- Kendra R. Shatswell
Training a Doe to the Milk Stand
Your does have kidded. Hopefully all has gone well, and now it is time to start milking!
For those does new to milking, spending some time getting your doe accustomed to the process BEFORE actually milking usually saves you time and headache and diminishes stress on your doe. Training a doe to the stand might be incredibly simple or a bit of a circus, depending on the animal.
First, get her used to jumping up on the milk stand. Most producers choose to feed grain rations while the doe is on the stand, even if the doe is not yet being milked. It teaches her that the stand is a good place. Letting her wait calmly in the stand a bit after her grain is finished will also teach her patience and that the stand is a place to behave. Give her some pets (especially if it is a doe that appreciates affection) and get her accustomed to your hands on her rump, belly, rear legs, and udder. If the doe stomps, kicks, or crouches, you might move your hand back to an area she is comfortable with, rubbing in circles or petting closer and closer to the “problem” area. This approach, coupled with soothing tones and praises when she handles contact calmly, might work best for does that are just a little nervous or a smidge irritable.
Some does, though, might just pitch an angry fit and do a river dance on the stand. In most scenarios, dealing with does wild or troublesome on the stand is a matter of patience and perseverance. Goats are typically quick learners.
Be advised that this means you might accidentally teach a doe bad manners as quickly as good.
Some unruly does might respond to just a sharp, quick verbal reprimand or a swat on the rump. Others might just need time to throw a fit but realize it her bad behavior isn't going to get her what she wants - off the stand. For does not yet in milk or used to having their udder handled, the breeder can do something as simple as rest a hand lightly on the udder until the doe calms down. Initial training sessions need not be long, but should end on a good note, where at least some small progress is made and the doe is not as nervous as she was and/or is no longer acting out.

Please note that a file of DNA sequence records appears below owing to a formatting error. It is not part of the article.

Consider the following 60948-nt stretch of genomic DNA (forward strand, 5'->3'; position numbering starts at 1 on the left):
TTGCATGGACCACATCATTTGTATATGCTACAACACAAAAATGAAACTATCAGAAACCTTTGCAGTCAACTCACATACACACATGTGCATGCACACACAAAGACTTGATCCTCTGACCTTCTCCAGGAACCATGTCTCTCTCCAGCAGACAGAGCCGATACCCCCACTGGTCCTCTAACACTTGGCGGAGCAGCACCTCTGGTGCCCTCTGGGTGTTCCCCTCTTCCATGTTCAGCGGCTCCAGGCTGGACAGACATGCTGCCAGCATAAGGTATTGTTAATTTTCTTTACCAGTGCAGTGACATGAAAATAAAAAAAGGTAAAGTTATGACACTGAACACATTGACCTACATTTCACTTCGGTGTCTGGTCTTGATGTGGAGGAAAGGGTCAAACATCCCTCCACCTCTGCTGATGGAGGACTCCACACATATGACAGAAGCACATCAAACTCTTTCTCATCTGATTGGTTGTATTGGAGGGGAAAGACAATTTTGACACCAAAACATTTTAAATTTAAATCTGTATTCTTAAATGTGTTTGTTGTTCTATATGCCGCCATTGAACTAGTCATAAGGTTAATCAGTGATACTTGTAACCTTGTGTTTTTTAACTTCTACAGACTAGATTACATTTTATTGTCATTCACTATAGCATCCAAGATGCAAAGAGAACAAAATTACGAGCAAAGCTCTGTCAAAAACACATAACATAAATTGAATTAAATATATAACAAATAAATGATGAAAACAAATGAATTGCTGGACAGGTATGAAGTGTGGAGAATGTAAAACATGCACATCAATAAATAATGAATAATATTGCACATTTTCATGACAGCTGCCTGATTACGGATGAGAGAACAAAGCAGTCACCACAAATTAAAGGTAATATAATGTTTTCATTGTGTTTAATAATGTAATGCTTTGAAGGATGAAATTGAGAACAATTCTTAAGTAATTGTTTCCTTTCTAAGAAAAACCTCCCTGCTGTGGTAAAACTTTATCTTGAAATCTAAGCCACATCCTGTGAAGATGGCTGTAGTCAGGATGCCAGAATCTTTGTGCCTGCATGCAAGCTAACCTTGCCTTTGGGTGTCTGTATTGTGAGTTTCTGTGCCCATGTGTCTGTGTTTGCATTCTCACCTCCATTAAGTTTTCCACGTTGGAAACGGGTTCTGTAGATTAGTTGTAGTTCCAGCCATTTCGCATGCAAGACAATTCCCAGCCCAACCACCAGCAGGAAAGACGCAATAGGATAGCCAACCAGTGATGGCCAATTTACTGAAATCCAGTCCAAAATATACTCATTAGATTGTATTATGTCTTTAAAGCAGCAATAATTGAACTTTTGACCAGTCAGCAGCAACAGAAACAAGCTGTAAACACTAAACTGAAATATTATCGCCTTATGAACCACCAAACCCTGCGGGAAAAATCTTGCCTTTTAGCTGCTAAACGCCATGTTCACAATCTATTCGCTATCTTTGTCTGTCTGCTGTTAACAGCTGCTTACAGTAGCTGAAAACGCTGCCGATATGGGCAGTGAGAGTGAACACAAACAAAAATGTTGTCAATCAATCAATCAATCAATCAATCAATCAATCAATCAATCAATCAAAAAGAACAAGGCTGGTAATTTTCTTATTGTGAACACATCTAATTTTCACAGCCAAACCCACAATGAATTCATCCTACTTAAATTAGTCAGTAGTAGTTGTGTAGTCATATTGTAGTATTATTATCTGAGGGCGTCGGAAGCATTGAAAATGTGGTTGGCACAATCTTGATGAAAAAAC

For does that lay or crouch down, a second bucket or large bowl under her belly might dissuade her. For bad kickers, some folks opt for hobbles or holding a doe’s back leg with one hand while milking with the other. When trying the former, instead of dropping the doe’s leg or letting her jerk it out of your hand when you are finished milking or finished with the training session, sit the leg down on the stand. Otherwise, the doe will likely think she’s won the battle and finally managed to kick you away. Many folks have opted for milking through no matter what, even if that means milking on the ground or onto a towel – sometimes particularly stubborn does need out-stubborned. Stopping because the doe is acting up can teach her that acting up is effective.
Does that finish their ration long before they’re milked out might be slowed down by putting large objects such stones or rubber balls in the feed trough so the doe stays occupied for longer. Just make sure it is something that will not contaminate feed and is too large to be accidentally eaten. Others have added edibles like Chaffhaye or alfalfa to the feed pan, as well.
Finally, make sure that the doe being difficult to milk isn’t doing so because she is in pain or ill. Check for mastitis, teat or udder injuries like cuts or tears, milk stones, infections like staph, or for udder congestion.
What tips and tricks have you used successfully training does to the milk stand?